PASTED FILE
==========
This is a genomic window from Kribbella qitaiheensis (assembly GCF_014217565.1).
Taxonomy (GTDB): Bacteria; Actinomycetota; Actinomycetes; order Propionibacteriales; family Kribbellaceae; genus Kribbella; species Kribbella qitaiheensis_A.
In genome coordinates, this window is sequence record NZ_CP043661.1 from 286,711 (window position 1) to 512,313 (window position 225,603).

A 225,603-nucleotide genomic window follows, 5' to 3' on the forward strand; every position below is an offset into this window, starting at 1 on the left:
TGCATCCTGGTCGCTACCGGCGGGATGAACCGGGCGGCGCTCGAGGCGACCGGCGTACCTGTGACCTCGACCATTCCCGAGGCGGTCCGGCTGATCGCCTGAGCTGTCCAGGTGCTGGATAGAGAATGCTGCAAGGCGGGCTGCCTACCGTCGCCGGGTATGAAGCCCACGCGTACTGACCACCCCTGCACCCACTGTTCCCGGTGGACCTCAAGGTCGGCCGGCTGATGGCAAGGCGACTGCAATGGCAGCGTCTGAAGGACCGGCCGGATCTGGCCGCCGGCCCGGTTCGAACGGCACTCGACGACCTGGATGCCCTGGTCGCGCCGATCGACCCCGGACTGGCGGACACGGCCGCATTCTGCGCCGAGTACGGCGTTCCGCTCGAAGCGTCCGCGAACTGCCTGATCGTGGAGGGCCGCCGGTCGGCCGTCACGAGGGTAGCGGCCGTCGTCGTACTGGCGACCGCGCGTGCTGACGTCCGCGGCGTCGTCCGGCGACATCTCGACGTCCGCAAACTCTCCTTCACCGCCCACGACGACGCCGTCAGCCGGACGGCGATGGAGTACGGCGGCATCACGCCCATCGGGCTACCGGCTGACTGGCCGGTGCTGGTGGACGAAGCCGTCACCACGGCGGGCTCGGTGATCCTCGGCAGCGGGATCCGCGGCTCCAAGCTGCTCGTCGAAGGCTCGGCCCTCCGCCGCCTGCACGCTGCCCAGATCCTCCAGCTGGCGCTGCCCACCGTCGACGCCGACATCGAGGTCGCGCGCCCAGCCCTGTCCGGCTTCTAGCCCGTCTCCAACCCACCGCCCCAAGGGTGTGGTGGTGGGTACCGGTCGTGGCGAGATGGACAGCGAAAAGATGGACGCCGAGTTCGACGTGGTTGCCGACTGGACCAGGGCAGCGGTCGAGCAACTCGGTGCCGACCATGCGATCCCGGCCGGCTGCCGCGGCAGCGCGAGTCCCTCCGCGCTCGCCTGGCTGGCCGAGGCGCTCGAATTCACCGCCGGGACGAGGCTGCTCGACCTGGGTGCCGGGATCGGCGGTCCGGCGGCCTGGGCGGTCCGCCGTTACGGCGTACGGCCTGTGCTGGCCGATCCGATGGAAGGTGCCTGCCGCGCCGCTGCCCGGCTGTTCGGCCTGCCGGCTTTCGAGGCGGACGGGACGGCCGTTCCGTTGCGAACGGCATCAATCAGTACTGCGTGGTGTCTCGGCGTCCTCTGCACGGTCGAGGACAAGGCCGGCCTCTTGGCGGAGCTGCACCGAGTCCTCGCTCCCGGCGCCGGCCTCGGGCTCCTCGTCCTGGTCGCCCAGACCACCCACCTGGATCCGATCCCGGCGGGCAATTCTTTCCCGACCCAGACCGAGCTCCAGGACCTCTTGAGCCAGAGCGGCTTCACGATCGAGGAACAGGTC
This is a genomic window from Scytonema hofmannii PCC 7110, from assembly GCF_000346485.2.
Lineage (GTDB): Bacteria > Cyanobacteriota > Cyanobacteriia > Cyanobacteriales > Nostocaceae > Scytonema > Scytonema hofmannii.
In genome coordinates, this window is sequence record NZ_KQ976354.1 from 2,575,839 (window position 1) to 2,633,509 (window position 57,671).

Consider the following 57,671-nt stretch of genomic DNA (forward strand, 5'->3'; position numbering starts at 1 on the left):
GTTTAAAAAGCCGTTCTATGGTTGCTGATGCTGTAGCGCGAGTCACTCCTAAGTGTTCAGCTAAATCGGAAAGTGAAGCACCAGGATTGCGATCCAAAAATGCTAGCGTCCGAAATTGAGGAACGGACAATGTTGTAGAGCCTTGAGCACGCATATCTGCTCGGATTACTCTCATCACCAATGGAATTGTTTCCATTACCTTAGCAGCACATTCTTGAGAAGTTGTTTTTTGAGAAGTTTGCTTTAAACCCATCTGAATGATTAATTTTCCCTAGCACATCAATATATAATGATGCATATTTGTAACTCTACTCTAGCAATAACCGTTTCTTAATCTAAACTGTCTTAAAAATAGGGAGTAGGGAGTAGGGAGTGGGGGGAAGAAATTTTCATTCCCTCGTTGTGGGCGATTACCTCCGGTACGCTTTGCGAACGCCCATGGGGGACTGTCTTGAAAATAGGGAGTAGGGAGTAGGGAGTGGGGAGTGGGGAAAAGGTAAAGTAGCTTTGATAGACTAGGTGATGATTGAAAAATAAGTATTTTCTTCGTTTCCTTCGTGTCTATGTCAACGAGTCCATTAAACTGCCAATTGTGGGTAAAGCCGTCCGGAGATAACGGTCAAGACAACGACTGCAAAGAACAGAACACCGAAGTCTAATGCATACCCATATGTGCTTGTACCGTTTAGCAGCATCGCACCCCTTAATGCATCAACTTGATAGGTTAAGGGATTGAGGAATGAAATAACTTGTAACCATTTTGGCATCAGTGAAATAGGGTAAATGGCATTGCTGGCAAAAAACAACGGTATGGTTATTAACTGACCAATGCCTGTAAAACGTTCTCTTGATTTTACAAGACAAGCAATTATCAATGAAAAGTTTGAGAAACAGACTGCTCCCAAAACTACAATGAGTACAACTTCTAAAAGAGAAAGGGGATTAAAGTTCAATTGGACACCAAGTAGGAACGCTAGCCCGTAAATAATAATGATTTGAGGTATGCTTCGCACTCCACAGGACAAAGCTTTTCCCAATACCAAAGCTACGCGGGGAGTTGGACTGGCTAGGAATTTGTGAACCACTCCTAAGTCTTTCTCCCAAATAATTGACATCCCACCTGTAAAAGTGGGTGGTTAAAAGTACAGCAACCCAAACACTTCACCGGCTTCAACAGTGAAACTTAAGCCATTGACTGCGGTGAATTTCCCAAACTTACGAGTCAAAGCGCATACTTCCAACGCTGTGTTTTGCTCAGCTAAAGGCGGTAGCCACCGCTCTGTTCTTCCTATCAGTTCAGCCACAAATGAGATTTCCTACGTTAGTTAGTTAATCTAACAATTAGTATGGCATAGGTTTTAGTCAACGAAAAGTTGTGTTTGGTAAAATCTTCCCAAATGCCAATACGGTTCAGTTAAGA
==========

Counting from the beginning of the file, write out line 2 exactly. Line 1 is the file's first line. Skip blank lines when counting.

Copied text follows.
Taxonomy (GTDB): Bacteria; Actinomycetota; Actinomycetes; order Propionibacteriales; family Kribbellaceae; genus Kribbella; species Kribbella qitaiheensis_A.